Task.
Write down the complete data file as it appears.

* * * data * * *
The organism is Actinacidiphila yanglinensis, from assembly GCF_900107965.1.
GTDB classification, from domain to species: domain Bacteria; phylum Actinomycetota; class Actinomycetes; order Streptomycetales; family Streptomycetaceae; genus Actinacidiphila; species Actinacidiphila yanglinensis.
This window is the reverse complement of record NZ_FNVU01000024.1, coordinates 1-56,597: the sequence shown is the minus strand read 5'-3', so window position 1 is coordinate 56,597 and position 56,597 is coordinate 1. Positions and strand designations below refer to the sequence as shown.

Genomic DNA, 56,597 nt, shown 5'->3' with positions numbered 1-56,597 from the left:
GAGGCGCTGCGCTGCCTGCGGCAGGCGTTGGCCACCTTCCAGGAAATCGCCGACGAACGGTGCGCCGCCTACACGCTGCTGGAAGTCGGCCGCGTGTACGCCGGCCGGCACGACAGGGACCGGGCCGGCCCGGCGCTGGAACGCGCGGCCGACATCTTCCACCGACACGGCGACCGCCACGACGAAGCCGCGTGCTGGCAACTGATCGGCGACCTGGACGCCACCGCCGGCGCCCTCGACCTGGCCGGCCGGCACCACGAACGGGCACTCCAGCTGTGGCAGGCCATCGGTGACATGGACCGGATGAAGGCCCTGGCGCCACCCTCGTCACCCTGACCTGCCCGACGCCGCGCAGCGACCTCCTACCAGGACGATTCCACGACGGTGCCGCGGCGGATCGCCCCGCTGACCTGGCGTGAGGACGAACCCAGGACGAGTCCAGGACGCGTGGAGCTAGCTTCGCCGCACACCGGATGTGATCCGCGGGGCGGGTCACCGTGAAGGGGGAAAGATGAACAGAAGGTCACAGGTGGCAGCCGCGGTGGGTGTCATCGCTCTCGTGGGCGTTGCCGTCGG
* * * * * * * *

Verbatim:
The organism is Actinacidiphila yanglinensis, from assembly GCF_900107965.1.
GTDB classification, from domain to species: domain Bacteria; phylum Actinomycetota; class Actinomycetes; order Streptomycetales; family Streptomycetaceae; genus Actinacidiphila; species Actinacidiphila yanglinensis.
This window is the reverse complement of record NZ_FNVU01000024.1, coordinates 1-56,597: the sequence shown is the minus strand read 5'-3', so window position 1 is coordinate 56,597 and position 56,597 is coordinate 1. Positions and strand designations below refer to the sequence as shown.

Genomic DNA, 56,597 nt, shown 5'->3' with positions numbered 1-56,597 from the left:
GAGGCGCTGCGCTGCCTGCGGCAGGCGTTGGCCACCTTCCAGGAAATCGCCGACGAACGGTGCGCCGCCTACACGCTGCTGGAAGTCGGCCGCGTGTACGCCGGCCGGCACGACAGGGACCGGGCCGGCCCGGCGCTGGAACGCGCGGCCGACATCTTCCACCGACACGGCGACCGCCACGACGAAGCCGCGTGCTGGCAACTGATCGGCGACCTGGACGCCACCGCCGGCGCCCTCGACCTGGCCGGCCGGCACCACGAACGGGCACTCCAGCTGTGGCAGGCCATCGGTGACATGGACCGGATGAAGGCCCTGGCGCCACCCTCGTCACCCTGACCTGCCCGACGCCGCGCAGCGACCTCCTACCAGGACGATTCCACGACGGTGCCGCGGCGGATCGCCCCGCTGACCTGGCGTGAGGACGAACCCAGGACGAGTCCAGGACGCGTGGAGCTAGCTTCGCCGCACACCGGATGTGATCCGCGGGGCGGGTCACCGTGAAGGGGGAAAGATGAACAGAAGGTCACAGGTGGCAGCCGCGGTGGGTGTCATCGCTCTCGTGGGCGTTGCCGTCGG